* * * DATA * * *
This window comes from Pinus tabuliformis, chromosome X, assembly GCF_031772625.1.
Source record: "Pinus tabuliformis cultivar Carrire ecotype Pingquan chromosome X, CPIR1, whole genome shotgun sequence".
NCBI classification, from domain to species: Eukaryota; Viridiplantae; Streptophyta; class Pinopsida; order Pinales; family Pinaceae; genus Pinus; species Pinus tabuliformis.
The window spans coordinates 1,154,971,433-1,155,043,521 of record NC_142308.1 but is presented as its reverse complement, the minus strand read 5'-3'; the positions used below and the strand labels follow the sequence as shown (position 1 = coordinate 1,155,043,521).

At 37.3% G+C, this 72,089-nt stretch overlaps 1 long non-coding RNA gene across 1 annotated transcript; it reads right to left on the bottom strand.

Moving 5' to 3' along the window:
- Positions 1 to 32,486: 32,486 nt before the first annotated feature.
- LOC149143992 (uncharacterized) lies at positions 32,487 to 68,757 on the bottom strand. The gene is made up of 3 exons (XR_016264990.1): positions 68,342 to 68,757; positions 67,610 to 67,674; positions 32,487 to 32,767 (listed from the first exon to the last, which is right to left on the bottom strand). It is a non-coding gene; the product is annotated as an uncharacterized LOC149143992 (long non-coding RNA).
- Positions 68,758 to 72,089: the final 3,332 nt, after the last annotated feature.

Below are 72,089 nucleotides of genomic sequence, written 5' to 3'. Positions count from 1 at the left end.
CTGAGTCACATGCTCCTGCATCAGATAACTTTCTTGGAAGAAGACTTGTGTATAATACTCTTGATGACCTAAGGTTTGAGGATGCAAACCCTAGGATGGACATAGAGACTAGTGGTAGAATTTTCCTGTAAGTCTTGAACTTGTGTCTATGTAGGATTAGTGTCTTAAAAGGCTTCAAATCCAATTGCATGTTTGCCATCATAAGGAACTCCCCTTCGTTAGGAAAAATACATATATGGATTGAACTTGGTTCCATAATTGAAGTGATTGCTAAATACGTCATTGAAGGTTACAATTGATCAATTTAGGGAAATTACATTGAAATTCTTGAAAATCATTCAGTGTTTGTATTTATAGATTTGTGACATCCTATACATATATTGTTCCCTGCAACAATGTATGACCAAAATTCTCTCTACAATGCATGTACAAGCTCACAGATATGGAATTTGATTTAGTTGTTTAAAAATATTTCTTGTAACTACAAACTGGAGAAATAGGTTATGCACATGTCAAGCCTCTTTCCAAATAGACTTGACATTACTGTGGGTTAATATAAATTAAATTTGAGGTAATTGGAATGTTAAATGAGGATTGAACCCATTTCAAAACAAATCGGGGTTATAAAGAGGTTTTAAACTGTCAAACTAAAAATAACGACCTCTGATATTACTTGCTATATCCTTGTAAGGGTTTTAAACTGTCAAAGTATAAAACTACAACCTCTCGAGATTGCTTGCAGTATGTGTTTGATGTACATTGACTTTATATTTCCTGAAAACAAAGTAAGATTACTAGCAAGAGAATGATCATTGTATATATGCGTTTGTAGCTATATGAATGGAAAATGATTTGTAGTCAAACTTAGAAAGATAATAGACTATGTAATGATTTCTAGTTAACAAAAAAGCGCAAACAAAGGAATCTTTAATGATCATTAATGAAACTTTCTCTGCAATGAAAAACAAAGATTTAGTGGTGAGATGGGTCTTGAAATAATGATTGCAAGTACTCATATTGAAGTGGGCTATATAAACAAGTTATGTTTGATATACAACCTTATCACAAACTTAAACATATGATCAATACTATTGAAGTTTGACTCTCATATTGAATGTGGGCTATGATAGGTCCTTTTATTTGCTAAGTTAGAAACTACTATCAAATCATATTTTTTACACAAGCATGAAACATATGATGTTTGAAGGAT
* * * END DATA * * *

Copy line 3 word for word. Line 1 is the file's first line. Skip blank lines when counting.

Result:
NCBI classification, from domain to species: Eukaryota; Viridiplantae; Streptophyta; class Pinopsida; order Pinales; family Pinaceae; genus Pinus; species Pinus tabuliformis.